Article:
FAST discovers three new pulsars in an old globular cluster

Astronomers used the FAST telescope to discover three new pulsars in the ancient globular cluster Messier 15. Two of them were found to be long-period pulsars, and the third was classified as a millisecond pulsar. This discovery was reported in his December 11th article on the preprint server arXiv. Pulsars are highly magnetized rotating neutron stars that emit beams of electromagnetic radiation. Pulsars with a rotation period of less than 30 milliseconds are called millisecond pulsars (MSP). Astronomers believe that binary systems are formed when the more massive component becomes a neutron star, and the neutron star rotates as material accumulates from the secondary star.

Messier 15 (also known as NGC 7078) is approximately 35,700 light-years from Earth. Its estimated mass is 560,000 solar masses. It is one of the oldest clusters (approximately 12 billion years old) and the least metal-poor (metallicity approximately -2.25). Previous observations of Messier 15 have identified nine pulsars, the first of which was identified in 1989. A team of astronomers led by Yuxiao Wu from Chongqing University in China decided to use FAST to search for pulsars in this cluster. The discovered pulsars were named PSR J2129+1210J, PSR J2129+1210K, and PSR J2129+1210L. Observations indicate that PSR J2129+1210J is an MSP and the other two are long-period pulsars.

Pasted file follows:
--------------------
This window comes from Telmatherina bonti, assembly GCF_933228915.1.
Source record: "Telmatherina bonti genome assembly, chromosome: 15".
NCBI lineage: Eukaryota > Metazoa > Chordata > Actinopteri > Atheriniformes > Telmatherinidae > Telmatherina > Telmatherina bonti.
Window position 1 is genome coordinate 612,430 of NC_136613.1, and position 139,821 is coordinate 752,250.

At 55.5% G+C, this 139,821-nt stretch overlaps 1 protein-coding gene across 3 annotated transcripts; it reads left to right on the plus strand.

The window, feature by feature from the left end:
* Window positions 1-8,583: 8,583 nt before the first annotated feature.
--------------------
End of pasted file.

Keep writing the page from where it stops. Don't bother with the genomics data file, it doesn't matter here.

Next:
According to the study, PSR J2129+1210J is a pulsar with a rotation period of about 11.84 milliseconds, and its dispersion was calculated to be 66.68 pc/cm3. The rotation period of PSR J2129+1210K is approximately 1.93 seconds and the dispersion index is 68.01 pc/cm3. The rotation period of PSR J2129+1210L is estimated to be 3.96 seconds. The dispersion index of this pulsar was approximately 67.1 pc/cm3. The researchers noted that while the exact locations of PSR J2129+1210K and PSR J2129+1210L remain unknown, they are likely not far from Messier 15’s core. Further observations are required to determine the exact location.